TRITTON AX Micro
Pros: Comfortable, attractive, tiny
Cons: Sound quality is good, but not phenomenal; tiny
The TRITTON AX Micro Bluetooth headset has an unusual form factor. Weighing in at just about one-third of an ounce and less than two inches long, the shiny black AX Micro (TRI-BH 200) is tiny—there’s no doubt about that—but, what makes it unique is not its diminutive proportions, but rather its little, rubber bear claw of an ear piece.
Only three-quarters of an inch wide at its widest point and less than half an inch thick at its thickest point (not including the earpiece), the thumb-sized AX Micro uses a soft, five-fingered rubber gripper to keep itself in place. While it looks a bit invasive, the grip is solid and the fit is comfortable. (We wore it as comfortably as we wear foam earplugs.) To help users find a good fit, the AX Micro comes with two sizes of ear bud.
While the miniscule size was a bonus, in terms of being lightweight, unobtrusive (you won’t look like an android if you were it around), and comfortable, we found it also presented one problem—the AX Micro is easy to lose. We struggled to dig it out of pockets, purses, and pockets in purses—we even lost track of it several times when it was sitting on our desk. Since it’s half the size of a lipstick and smaller than everything else we carry around, except loose change, we often found we couldn’t locate it in time to answer a call, particularly in the car. We chalk this up partly to our own chaotic handbag, but still…for those of us with crowded desks, bags, and in-car storage compartments, the reality is this little black device might frequently go missing.
Presumably to help users avoid this, Tritton has included two lanyards, one to be worn around the neck, and one that seems to be for the wrist—or possibly a keychain? We tried using the smaller one to attach the AX Micro to our BlackBerry, but we only succeeded in losing it again in our handbag. Unfortunately, there are no instructions for how to assemble the lanyard (and it’s suprisingly counterintuitive), and we found that there was no quick release—thus making it difficult to get the AX Micro off the lanyard when we wanted to use it. We suggest that in future re-designs, Tritton consider adding some sort of clip directly to the device.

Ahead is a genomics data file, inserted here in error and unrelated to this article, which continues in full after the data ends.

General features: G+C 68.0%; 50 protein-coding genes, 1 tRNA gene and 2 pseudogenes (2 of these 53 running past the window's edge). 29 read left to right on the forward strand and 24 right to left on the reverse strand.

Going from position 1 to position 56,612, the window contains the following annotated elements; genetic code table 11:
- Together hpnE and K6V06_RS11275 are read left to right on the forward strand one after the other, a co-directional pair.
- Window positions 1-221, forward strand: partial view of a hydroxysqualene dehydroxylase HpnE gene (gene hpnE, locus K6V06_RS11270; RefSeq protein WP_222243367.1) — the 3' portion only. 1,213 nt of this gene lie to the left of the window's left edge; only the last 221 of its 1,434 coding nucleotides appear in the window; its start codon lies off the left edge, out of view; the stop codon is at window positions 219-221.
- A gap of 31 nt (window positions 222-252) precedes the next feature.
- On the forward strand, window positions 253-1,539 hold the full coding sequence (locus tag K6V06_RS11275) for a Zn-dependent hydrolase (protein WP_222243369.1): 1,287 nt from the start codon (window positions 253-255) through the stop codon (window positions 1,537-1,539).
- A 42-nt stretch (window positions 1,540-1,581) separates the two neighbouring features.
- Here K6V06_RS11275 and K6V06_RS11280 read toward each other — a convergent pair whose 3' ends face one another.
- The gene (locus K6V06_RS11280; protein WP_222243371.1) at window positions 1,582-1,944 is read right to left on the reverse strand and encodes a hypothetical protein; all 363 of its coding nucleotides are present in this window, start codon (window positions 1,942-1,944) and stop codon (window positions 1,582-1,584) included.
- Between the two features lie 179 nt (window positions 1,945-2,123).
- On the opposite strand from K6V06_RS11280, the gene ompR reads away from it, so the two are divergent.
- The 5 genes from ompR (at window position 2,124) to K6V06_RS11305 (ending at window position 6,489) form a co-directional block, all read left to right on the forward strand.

Set up and performance
On the occasions during which we were able to locate the AX Micro and detach it from its lanyard, we tested it on a T-Mobile BlackBerry Pearl 8120. The instructions walked us through the pairing process, which failed the first few times. We found the sound quality on our end to be excellent, especially out of doors. Our real world tests involved strolling past a neighbor who was whacking her weeds on a windy day. One caller claimed he couldn’t hear the whizzing of the machine or the rush of the wind, while another wished we could turn up our volume, something that is awkward to do while using the device—and which doesn’t produce much of a boost, even when volume is maxed out. Our callers also complained of a slight echoing when in confined spaces and a bit of a hollow quality, in general.
“There’s a little bit of a tin-can feeling, as though you’re broadcasting from one of the island laboratories on LOST,” said one caller, who regularly uses another brand of Bluetooth earpiece with his mobile device, “although, it’s certainly within the bounds of what people have come to expect from a cellular device.”
Our biggest complaint is with the Multi-Function button. This button is used to hang up, reject calls, activate call-waiting, etc., but it is very difficult to depress. Its surface is slippery and the hard plastic is flush with the rest of the device, making it difficult to locate, as well.
Features and specifications
The AX Micro features voice dial, volume control, call rejection, call transfer, call-waiting, mute, and reconnect. It is Bluetooth V1.2- and 2.0-compliant. It charges via a small cradle with an AC/DC adapter and is rated for four hours of talk time or 150 hours of standby time. It can also be charged via USB, but you have to supply the cable.
It ships with the charger cradle and adapter, the two rubber grippers, the lanyard and clip, and a mini user manual (2.5”x3.5”) with instructions only in English.
We enjoyed the aesthetic of the AX Micro and—when we could lay our hands on it—appreciated its petite proportions and its manageable price. Although we remain frequently foiled by the Multi-Function button—and still need some solution for keeping track of it (Velcro perhaps?), we think the AX Micro is a worthy solution for users looking for a non-bulky, affordable Bluetooth headset.
Naomi Graychase is Managing Editor at Wi-FiPlanet.com. She has been covering personal computing and mobile technology since 1994.
This article was first published on WiFiPlanet.com.